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Social constructionist studies of mental illness examine how cultural conceptions of mental illness arise, are applied, and change. Such studies address questions of how conceptions of mental illness emerge in particular social circumstances, which groups have the power to enforce definitions of normality and abnormality, and what social and cultural forces are responsible for why these conceptions change.
Thomas Scheff’s Being Mentally Ill (1966) was the first major social constructionist study of mental illness in American sociology. Scheff studied residual rule-breaking” that refers to how observers categorize rule-violating behaviors that they cannot explain through other culturally recognizable categories. For example, while an adolescent who throws rocks at streetlights might be viewed as a vandal, no cultural category defines a middle-aged person who engages in the same behavior so that the latter is at risk of being labeled as mentally ill.
Another type of social constructionist study examines how particular types of disorder either succeed or fail to gain the psychiatric profession’s recognition as official categories of mental disorder. For example, Scott (1990) shows how veterans of the Vietnam War successfully lobbied to have post-traumatic stress disorder considered as a mental disorder because of the therapeutic and financial benefits that would follow from such recognition. Conversely, other studies show how particular interest groups were able to have conditions previously considered as disorders such as homosexuality removed from the diagnostic manual or to prevent psychiatrists from incorporating new types of mental illness such as premenstrual syndrome into the manual.
Some research shows how the current system of psychiatric classification itself emerged from a variety of social factors. Since 1980 the psychiatric profession has relied upon definitions of several hundred specific types of mental illnesses. These definitions expanded the sorts of conditions that are considered to be legitimate objects of psychiatric concern. In addition, clinicians could use these diagnoses to justify reimbursement for the treatment of a broader range of patients than might otherwise qualify because insurers generally will pay to treat disorders but not problems of living. The drug industry also benefited from and promoted these symptom-based definitions. It relentlessly promoted the notion that common emotions such as depressed mood, agitation, anxiety, or inability to concentrate might be symptoms of mental illnesses.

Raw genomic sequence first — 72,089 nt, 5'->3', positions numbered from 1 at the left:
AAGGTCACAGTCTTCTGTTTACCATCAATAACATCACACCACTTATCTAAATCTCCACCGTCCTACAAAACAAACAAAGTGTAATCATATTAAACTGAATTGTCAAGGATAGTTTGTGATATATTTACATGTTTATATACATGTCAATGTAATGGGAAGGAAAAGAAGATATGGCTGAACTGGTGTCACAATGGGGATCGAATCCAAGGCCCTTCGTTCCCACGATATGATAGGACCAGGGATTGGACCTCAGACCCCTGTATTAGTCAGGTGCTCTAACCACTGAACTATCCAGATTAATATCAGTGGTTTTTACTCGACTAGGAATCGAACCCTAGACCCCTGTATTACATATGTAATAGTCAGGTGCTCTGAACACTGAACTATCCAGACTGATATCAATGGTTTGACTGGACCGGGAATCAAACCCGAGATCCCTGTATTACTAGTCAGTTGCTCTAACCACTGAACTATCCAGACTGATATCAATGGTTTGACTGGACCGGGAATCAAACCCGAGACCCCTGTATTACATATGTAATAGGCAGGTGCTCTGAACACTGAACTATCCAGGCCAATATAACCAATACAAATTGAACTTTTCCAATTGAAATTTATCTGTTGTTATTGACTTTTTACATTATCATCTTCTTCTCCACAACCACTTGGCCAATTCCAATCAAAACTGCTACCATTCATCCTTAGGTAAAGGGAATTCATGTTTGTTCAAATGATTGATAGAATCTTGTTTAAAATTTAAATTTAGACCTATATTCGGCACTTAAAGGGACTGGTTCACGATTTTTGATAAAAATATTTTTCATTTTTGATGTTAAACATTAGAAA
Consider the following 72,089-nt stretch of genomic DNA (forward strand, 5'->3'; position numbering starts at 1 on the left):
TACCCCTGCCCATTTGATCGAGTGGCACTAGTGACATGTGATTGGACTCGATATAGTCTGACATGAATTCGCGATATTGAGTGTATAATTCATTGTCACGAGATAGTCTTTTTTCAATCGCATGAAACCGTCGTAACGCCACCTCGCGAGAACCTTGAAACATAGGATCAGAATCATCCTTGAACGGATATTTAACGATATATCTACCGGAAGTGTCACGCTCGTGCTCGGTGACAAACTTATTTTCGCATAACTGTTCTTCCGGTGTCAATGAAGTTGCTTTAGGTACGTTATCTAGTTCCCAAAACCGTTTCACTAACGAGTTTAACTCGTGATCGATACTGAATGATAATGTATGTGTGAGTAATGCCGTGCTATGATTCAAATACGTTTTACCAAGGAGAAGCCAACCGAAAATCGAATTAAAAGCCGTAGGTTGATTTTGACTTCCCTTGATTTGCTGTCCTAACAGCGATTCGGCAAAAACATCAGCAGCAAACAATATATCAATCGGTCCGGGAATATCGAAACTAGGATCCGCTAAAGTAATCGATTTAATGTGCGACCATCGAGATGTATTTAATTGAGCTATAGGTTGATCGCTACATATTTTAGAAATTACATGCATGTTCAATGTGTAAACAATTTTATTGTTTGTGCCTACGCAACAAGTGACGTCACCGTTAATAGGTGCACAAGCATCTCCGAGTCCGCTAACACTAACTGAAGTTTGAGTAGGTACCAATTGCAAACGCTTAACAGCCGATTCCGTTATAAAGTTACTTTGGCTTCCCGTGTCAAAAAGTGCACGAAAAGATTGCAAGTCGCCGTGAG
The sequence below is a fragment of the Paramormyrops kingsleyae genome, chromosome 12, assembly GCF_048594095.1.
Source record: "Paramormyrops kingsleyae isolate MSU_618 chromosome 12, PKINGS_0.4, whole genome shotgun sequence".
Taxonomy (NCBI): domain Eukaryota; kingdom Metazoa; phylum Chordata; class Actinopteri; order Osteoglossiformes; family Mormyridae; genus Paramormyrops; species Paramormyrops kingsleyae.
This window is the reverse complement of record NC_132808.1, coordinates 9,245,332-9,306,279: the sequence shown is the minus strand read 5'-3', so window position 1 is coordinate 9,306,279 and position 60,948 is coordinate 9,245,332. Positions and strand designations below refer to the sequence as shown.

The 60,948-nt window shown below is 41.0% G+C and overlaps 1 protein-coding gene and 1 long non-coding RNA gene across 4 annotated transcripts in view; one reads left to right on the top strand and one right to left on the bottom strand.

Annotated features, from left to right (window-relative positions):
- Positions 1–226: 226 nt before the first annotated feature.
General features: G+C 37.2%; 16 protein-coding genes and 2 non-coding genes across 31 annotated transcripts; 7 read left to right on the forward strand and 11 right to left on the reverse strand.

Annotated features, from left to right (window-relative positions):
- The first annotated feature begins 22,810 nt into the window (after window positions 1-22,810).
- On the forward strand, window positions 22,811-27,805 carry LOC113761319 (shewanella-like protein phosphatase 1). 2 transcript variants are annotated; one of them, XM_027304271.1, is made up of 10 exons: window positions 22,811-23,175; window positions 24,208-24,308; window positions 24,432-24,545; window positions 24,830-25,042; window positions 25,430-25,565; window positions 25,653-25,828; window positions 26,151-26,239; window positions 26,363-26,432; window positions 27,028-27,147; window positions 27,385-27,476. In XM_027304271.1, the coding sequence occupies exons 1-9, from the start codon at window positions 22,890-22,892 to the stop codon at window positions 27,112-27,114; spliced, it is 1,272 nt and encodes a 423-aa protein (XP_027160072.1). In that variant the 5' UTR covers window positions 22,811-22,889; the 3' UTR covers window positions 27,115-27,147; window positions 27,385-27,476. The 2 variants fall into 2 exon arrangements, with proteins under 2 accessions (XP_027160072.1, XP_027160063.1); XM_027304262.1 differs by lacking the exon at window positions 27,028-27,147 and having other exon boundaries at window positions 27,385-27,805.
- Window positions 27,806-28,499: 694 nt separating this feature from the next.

The constructionist perspective has been subject to a number of criticisms. One, posed by the philosopher Ian Hacking (1999), asks: The social construction of what?” That is, social constructionists typically have difficulty answering the question of exactly what it is that is being socially constructed. In the case of mental illness, this means that constructionists usually ignore any constraints that biological processes such as hallucinations and delusions or massive amounts of alcohol consumption create in the definition of mental symptoms.
A second difficulty stems from the assumption that mental disorders are whatever conditions any group defines as such. Yet, culturally-specific concepts of mental disorder provide no logical or scientific grounds for claiming that any view of mental illness is any better, or worse, than any other view. In addition, if definitions of mental illness are culturally specific so that there are no universal standards for mental disorders, then no basis for comparison of mental illnesses in different settings exists. Finally, constructionist studies tend to ignore the experiences of persons who receive labels of mental illness and to view such persons as passive victims of the labeling process. However, people often actively seek psychiatric labels and willingly embrace them or, conversely, aggressively reject the labels that professionals attempt to apply to them.
Despite these criticisms social constructionist studies can make a powerful contribution to the understanding of mental illness. Indeed, they might even show that the social and cultural variation that social constructionists stress could be even more influential determinants of definitions, responses, and rates of mental illness than the biological universals that current research emphasizes.
- Bayer, R. (1987) Homosexuality and American Psychiatry: The Politics of Diagnosis. Princeton University Press, Princeton, NJ.
- Figert, A. E. (1996) Women and the Ownership of PMS: The Structuring of a Psychiatric Diagnosis. Aldine de Gruyter, New York.
- Hacking, I. (1999) The Social Construction of What? Harvard University Press, Cambridge, MA.
- Horwitz, A. V. (2002) Creating Mental Illness. University of Chicago Press, Chicago.
- Kirk, S. A. & Kutchins, H. (1992) The Selling of DSM: The Rhetoric of Science in Psychiatry. Aldine de Gruyter, New York.
- Scheff, T. J. (1966) Being Mentally Ill: A Sociological Theory. Aldine, Chicago, IL.
- Scott, W. (1990) PTSD in DSM-III: a case of the politics of diagnosis and disease. Social Problems 37: 294—310.
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